- Let them know when you need the feedback by (if time-sensitive).
Purpose of the training meeting
This type of meeting can be client-facing (like webinars about using your platform), or it can be internal (like new employee training).
In any case, the purpose is to transfer some kind of knowledge or protocols from one person to another.
While client-facing training is often necessary as part of retention, staff training can take up a lot of time. The caveat here is that it’s entirely necessary.
How did staff training meetings get so popular?
Staff training sessions are vital, as up to 70% of employees surveyed by Gartner reported not being sufficiently equipped to do their job due to increasing digitalization.
Managers use staff training to bolster their talent pool, and employees feel more valued when employers invest in their growth. It’s a win-win.
So how can we make sure staff training meetings are as efficient and effective as possible.
How to make training meetings more productive
Training meetings can be made more productive by:
- Keeping training sessions to 90 minutes at a maximum
- Having your team take and share notes collaboratively (51% of attendees still take notes individually)
- Taking a hybrid or async approach (read more below)
How to conduct training meetings asynchronously
Not all training needs to take place in person or synchronously.
Sure, some skills need to be roleplayed and refined based on feedback (think cold calling skills), but others can be more easily documented (a process for content management, for example).
In the case of the former, you can take a hybrid approach.
For example, the facilitator could initially provide a video of how the cold call should sound as well as a script for practice.
Then, the team could meet for a physical (or virtual) training session, having already had a chance to practice.
Essentially, the team is given the material to study and practice, and then they can bring any questions they have to a synchronous session (or post them in an asynchronous meeting discussion).
Why you should make the move to asynchronous communication
We strongly believe that teams (especially remote ones) should prioritize asynchronous communication.
Because traditional, real-time meetings just aren’t efficient in today’s working world.
- A survey revealed that 34% of professionals waste up to five hours every week on pointless meetings.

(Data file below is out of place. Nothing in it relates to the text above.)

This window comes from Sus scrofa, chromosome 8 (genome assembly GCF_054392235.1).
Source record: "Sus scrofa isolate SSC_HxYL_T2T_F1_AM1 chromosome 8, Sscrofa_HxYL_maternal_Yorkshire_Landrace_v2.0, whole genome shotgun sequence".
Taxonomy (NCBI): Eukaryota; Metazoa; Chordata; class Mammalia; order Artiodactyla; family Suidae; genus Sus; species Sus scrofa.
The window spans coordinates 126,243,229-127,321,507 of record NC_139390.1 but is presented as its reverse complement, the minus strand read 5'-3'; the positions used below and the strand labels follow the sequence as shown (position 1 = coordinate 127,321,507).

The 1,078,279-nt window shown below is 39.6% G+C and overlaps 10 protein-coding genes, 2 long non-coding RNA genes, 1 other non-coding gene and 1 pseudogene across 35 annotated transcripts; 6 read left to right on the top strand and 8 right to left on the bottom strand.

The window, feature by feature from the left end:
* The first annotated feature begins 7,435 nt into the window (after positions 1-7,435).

- The cost of ineffective meetings has been calculated to be nearly $400 billion annually.
- Many of us have moved to virtual meetings, but constantly being on video can drain employee energy.
A study made the case that some types of business meetings are better handled by voice apps as opposed to scheduling an online meeting using video conferencing tools like Zoom or Google Hangouts.
Researchers found that in meetings that required group collaboration and problem-solving, video actually hurt more than it helped, as audio cues are far more important to task success than are visual cues.
This is largely down to speaking turns. Video access was found to decrease social coordination in group meetings because there was greater inequality when it came to whose turn it was to speak.
Essentially, it was felt that whoever had control of the video had the right to speak, leading to less input from other team members.
Asynchronous voice communication, on the other hand, offers several benefits:
- Spend less time on meetings. 91% of Yac users had fewer meetings and saved 35 minutes per person per day.
- Reflect before you respond. Async communication means everyone can carefully reflect and consider what they want to say before they actually say it.
- Prevent burnout. Executives can spend up to 23 hours a week in meetings, a key driver behind the rising prevalence of burnout.
The increasing frequency of meetings since the large-scale move to remote work is problematic. It leads to a lack of productivity at work, longer work hours, and ultimately burnout.
To solve this, it’s up to every team leader to consider what we’ve covered here today before booking that meeting:
- Why is this meeting important?
- How can this meeting be more productive?
- Could this meeting take place asynchronously?
Wanna learn more about running asynchronous meetings? Check out our guide on how to run effective asynchronous meetings.